There's a grocery store in the East that is my haven from the ho hum supermarkets that normally claim my hard-earned dollars. If you have never been to Wegmans, you must visit. I take all of my out-of-town guests there because it really is that good. Really! Anyhow, my local Wegmans, which opened up just before Thanksgiving 2008, has a fabulous cheese counter. Thanks to their generous sampling policies, I am now hooked on Comte (a French cow's milk cheese with a smooth finish) and Midnight Moon (a domestic goat cheese with caramel undertones). Every time I go, I try a new cheese. I bought mascarpone for the first time a few weeks ago. And then it sat in my fridge ... and sat ... and sat until the "Use By" date came. So, I was "forced" to use it or lose it last night. The following is an adaptation I found in one of my many magazines. Since it's enough different from the original recipe, I think I can call it my own. Enjoy!

Berry Chocolate Mascarpone Tart
1/2 cup unsalted almonds
1/2 cup sugar
2 cups all purpose flour
4 oz (1 stick) cold unsalted butter, cut into 1/2-inch chunks
1 teaspoon almond extract
ice cold water as needed
1 tsp. almond extract
1/8 tsp. salt
9 tbsp. cocoa
4 tbsp. butter
1 1/2 cup powdered sugar, divided
1/4 cup milk or half-and-half
1/2 cup heavy whipping cream
1 tsp vanilla
8 oz. mascarpone cheese

1. In food processor, process almonds and sugar until finely ground. (Do not turn into a butter!) Add butter, almond extract, salt and flour. Pulse until the mixture turns crumbly. Add enough water and pulse in processor until mixture forms a ball. Place in tart pan. (If using a pan that does not have a removable bottom, grease the pan for easier release. Or, use parchment paper.) Bake at 350 for 15 minutes or until edges begin to brown. Cool.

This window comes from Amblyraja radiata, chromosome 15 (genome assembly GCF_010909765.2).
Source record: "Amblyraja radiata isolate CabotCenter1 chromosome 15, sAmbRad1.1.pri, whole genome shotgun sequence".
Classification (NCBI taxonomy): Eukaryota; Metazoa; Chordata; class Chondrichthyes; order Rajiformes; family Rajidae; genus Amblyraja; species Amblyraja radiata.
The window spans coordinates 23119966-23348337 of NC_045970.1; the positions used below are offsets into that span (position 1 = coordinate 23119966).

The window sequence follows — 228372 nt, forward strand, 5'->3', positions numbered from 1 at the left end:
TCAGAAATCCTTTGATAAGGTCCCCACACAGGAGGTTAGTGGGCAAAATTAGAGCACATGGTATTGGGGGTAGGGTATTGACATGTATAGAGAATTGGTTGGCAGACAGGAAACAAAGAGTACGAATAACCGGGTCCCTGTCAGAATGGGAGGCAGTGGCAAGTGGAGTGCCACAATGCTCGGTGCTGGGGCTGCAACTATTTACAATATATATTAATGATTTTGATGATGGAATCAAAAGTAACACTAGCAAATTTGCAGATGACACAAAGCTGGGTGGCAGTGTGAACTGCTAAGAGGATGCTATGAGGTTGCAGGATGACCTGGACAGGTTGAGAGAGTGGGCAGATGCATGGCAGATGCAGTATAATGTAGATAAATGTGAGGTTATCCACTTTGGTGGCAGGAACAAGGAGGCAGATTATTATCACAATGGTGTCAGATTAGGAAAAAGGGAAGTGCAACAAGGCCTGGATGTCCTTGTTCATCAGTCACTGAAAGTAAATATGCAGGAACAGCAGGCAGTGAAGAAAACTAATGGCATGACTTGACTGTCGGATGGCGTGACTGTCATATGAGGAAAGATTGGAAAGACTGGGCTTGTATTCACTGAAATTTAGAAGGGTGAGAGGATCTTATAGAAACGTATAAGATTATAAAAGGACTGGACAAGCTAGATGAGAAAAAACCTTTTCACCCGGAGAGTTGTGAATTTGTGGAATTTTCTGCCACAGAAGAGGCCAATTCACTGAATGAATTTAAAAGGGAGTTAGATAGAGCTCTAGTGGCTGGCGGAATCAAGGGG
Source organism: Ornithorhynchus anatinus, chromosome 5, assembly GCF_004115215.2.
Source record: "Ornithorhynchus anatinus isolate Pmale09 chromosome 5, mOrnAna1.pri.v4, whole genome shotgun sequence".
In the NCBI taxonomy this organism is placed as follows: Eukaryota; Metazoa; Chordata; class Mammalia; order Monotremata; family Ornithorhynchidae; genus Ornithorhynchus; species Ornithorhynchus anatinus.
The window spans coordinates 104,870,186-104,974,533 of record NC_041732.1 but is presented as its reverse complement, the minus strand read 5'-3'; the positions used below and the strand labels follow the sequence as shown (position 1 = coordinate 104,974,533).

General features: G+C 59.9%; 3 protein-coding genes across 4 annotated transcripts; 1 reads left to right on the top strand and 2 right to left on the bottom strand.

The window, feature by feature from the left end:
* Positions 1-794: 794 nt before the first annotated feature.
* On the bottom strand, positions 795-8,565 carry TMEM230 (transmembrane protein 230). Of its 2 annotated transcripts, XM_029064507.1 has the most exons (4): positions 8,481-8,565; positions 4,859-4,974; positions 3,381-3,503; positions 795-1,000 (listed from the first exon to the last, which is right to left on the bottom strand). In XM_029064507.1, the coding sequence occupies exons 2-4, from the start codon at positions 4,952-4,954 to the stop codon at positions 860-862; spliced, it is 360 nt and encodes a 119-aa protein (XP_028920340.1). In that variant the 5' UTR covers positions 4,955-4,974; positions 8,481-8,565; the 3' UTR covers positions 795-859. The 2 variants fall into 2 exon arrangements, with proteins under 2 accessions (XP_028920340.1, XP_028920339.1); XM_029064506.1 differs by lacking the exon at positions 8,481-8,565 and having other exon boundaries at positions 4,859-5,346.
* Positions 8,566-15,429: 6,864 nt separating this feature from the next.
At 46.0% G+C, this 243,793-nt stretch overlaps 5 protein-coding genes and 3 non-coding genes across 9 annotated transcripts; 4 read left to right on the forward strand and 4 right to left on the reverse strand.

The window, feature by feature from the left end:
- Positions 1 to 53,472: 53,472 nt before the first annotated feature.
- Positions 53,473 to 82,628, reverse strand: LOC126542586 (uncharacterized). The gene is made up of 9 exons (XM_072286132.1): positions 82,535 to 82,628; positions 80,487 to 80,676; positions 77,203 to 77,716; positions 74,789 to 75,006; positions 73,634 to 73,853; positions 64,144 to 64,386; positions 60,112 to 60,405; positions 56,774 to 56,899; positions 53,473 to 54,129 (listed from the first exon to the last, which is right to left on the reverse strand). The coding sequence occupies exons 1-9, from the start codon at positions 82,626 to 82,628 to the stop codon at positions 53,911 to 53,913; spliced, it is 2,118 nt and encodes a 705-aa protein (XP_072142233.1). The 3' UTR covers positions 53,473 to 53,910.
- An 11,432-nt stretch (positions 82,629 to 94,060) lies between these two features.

2. In small pan over very low heat, combine cocoa and butter. Stir until butter melts, then add 3/4 cup powdered sugar and dash of salt. Continue stirring. Add milk or half-and-half until the chocolate reaches a thick syrup consistency. Pour over almond crust and spread to within 1/2 in of the edge of the crust. Cool.
3. In medium bowl, whip heavy cream until stiff peaks form. Add 3/4 cup powdered sugar, vanilla and mascarpone. Whip until fully incorporated and the marscarpone lumps are gone. Spread on top of chocolate.
4. Top with fresh berries and serve immediately or cover and refrigerate overnight.

Lessons learned: This isn't the exact recipe that I made. I had to fudge some things (as usual). I was out of chocolate chips, so I pulled out the cocoa and did it the hard way. Otherwise, I would have used semi-sweet chips with a little butter and milk to create the chocolate ganache. That would have been much easier, but the result here was just as good; perhaps better. If you go this route, don't add all the sugar at once. Taste it as you go until you reach the desired sweetness. Because everything else is so sweet, this does need a little bitterness so you don't get a sugar rush.
The original recipe called for whipping cream, which is what I've stated here. I didn't have any on hand so I used a packet of Dream Whip and a 1/2 cup of whole milk. I omitted the sugar (Dream Whip has plenty in it already) and reduced the amount of vanilla. It worked like a charm! If you want a really white cream, use clear vanilla instead of the brown stuff.
I topped the dessert with thawed raspberries. Fresh would have been much better, but I liked the syrup run-off of the frozen ones.
It keeps well for a day, but probably not more than that. It shouldn't be a problem, though, because this is so good, I doubt you'll have leftovers.